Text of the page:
Characteristics of the sample (n = 268) 
This study investigated the relationship between coping styles and problem behaviors among a sample of substance-abusing homeless youth. Homeless youth (n = 268) were recruited through the only drop-in center in Albuquerque, New Mexico. Results revealed that youth with higher task-oriented coping reported less delinquent behaviors while those with higher emotion-oriented coping reported higher levels of anxiety/ depression and higher delinquency. Contrary to expectations, youth utilizing higher avoidance-oriented coping skills showed fewer HIV risk behaviors, fewer anxiety/depressive symptoms, and less frequent alcohol use. Findings emphasize the need to examine coping strategies in the context that individuals are situated.
 
This intervention aimed to decrease health-care workers' experience of automatic pilot (mindless functioning) when performing high risk procedures. An academic detailing visit resulted in a significant increase in compliance with safety guidelines and a decreased incidence of other unsafe practices among 80 health care workers of two hospital units. The effects of mindlessness on health behaviour may be far reaching and the model described in this paper can be used to develop appropriate interventions.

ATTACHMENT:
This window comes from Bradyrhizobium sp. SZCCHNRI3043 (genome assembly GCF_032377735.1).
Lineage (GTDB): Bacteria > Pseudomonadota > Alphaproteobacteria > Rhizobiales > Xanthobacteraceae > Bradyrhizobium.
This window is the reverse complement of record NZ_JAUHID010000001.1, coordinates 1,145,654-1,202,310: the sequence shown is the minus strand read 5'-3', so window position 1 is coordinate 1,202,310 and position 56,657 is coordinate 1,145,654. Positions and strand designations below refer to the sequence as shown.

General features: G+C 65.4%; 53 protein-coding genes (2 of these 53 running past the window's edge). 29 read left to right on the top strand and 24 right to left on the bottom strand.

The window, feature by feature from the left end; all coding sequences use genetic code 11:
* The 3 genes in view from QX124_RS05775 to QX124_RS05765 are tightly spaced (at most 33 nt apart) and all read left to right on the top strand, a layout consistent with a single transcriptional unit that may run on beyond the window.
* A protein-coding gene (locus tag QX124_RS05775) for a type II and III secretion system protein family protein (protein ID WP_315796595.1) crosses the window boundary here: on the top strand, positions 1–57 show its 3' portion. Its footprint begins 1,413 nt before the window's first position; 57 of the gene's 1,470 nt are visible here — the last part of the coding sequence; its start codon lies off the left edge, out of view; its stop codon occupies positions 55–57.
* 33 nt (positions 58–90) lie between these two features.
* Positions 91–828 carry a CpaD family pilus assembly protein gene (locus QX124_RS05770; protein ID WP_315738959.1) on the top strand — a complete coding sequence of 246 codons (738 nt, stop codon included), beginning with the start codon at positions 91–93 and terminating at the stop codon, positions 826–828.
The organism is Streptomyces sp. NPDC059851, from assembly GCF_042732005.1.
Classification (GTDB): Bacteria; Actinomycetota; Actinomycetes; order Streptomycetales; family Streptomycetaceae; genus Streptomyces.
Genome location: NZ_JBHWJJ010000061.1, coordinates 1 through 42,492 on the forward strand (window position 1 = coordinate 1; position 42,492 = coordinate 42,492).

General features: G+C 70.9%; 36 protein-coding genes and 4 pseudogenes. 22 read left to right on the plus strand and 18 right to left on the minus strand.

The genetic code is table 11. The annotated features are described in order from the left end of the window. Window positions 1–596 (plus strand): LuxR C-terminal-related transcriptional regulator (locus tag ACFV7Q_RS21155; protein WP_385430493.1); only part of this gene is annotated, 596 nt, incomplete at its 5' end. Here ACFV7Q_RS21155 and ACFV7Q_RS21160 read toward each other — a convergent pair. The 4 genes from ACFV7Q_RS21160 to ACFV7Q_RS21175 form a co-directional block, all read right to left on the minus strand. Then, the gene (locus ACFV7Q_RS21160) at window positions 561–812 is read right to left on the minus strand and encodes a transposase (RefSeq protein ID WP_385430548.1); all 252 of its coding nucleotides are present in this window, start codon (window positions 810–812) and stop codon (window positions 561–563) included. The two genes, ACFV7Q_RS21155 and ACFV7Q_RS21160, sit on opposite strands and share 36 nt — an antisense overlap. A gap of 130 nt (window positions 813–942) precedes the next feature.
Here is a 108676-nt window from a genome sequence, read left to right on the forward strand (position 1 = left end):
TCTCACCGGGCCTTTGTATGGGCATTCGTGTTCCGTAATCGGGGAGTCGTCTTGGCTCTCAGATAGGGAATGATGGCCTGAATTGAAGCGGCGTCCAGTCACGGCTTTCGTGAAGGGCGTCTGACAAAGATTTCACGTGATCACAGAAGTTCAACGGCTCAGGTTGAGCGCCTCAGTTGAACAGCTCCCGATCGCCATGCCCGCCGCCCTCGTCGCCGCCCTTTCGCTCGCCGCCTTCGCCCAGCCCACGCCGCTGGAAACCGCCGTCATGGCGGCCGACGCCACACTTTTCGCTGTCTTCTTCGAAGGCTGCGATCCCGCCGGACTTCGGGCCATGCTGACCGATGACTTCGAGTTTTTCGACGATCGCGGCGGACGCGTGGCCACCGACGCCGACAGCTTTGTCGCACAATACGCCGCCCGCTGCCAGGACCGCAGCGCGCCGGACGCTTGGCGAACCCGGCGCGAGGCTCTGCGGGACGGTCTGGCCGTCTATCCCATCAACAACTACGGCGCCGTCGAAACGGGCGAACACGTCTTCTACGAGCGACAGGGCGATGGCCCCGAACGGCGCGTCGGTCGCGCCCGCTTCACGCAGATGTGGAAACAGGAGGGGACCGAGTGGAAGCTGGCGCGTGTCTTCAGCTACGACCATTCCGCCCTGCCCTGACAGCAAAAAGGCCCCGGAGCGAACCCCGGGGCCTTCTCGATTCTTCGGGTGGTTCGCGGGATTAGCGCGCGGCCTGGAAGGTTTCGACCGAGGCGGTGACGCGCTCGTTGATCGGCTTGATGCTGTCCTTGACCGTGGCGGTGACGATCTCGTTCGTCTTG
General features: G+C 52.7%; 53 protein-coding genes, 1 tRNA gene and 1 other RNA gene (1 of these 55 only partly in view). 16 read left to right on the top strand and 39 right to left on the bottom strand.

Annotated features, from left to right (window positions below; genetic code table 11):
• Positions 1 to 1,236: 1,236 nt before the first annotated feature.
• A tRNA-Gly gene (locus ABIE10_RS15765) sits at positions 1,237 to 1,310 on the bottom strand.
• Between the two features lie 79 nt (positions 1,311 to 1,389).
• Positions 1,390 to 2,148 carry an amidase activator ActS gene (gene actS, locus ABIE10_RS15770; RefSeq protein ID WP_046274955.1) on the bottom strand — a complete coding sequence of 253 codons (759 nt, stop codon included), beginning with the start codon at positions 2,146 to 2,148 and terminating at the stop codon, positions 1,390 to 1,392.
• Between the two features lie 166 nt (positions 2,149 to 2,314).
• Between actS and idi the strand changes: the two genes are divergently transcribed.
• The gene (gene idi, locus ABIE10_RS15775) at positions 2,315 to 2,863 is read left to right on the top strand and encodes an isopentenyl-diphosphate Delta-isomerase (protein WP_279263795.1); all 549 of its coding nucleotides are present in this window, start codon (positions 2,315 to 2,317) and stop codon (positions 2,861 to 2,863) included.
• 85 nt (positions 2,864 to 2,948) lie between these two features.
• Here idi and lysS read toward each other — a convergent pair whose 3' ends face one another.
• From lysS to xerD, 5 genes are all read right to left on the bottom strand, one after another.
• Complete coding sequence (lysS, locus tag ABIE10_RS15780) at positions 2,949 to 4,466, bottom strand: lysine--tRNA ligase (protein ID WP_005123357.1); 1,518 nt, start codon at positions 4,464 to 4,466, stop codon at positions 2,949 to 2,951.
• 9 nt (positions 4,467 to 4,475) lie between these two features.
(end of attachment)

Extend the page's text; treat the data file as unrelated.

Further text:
Top-cited authors
Sarah Grogan
  • Manchester Metropolitan University
Valerie A Earnshaw
  • University of Delaware
Cornelia Betsch
  • Universität Erfurt
Gbedjissokpa Mariette
  • University of Parakou
Agnes van den berg
  • University of Groningen